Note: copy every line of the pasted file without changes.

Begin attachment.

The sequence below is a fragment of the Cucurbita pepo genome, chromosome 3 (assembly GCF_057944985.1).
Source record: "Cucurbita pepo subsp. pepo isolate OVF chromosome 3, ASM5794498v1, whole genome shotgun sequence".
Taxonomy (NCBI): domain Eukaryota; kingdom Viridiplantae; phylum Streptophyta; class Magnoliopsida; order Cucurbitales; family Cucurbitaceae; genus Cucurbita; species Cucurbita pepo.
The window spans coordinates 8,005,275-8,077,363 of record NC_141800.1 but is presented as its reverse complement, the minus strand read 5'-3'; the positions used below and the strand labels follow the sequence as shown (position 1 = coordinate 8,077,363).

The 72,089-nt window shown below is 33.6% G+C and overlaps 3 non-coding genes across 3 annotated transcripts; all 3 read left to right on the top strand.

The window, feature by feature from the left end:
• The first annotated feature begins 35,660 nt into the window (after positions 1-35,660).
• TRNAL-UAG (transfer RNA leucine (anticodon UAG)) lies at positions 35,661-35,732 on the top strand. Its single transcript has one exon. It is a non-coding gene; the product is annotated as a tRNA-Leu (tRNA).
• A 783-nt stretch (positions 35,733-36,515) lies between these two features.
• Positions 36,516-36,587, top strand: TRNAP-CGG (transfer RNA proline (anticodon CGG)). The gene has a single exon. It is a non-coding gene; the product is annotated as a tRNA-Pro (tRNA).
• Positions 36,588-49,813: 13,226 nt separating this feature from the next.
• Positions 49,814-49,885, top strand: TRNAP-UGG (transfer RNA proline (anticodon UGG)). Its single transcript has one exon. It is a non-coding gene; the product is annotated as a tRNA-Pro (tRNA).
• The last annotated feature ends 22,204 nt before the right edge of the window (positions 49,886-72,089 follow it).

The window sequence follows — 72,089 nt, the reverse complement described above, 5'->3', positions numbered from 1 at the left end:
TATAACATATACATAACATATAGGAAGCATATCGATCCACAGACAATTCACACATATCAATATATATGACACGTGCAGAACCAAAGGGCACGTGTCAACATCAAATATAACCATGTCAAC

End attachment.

The sequence below is a fragment of the Cucurbita pepo genome, chromosome 3 (assembly GCF_057944985.1).
Source record: "Cucurbita pepo subsp. pepo isolate OVF chromosome 3, ASM5794498v1, whole genome shotgun sequence".
Taxonomy (NCBI): domain Eukaryota; kingdom Viridiplantae; phylum Streptophyta; class Magnoliopsida; order Cucurbitales; family Cucurbitaceae; genus Cucurbita; species Cucurbita pepo.
The window spans coordinates 8,005,275-8,077,363 of record NC_141800.1 but is presented as its reverse complement, the minus strand read 5'-3'; the positions used below and the strand labels follow the sequence as shown (position 1 = coordinate 8,077,363).

The 72,089-nt window shown below is 33.6% G+C and overlaps 3 non-coding genes across 3 annotated transcripts; all 3 read left to right on the top strand.

The window, feature by feature from the left end:
• The first annotated feature begins 35,660 nt into the window (after positions 1-35,660).
• TRNAL-UAG (transfer RNA leucine (anticodon UAG)) lies at positions 35,661-35,732 on the top strand. Its single transcript has one exon. It is a non-coding gene; the product is annotated as a tRNA-Leu (tRNA).
• A 783-nt stretch (positions 35,733-36,515) lies between these two features.
• Positions 36,516-36,587, top strand: TRNAP-CGG (transfer RNA proline (anticodon CGG)). The gene has a single exon. It is a non-coding gene; the product is annotated as a tRNA-Pro (tRNA).
• Positions 36,588-49,813: 13,226 nt separating this feature from the next.
• Positions 49,814-49,885, top strand: TRNAP-UGG (transfer RNA proline (anticodon UGG)). Its single transcript has one exon. It is a non-coding gene; the product is annotated as a tRNA-Pro (tRNA).
• The last annotated feature ends 22,204 nt before the right edge of the window (positions 49,886-72,089 follow it).

The window sequence follows — 72,089 nt, the reverse complement described above, 5'->3', positions numbered from 1 at the left end:
TATAACATATACATAACATATAGGAAGCATATCGATCCACAGACAATTCACACATATCAATATATATGACACGTGCAGAACCAAAGGGCACGTGTCAACATCAAATATAACCATGTCAAC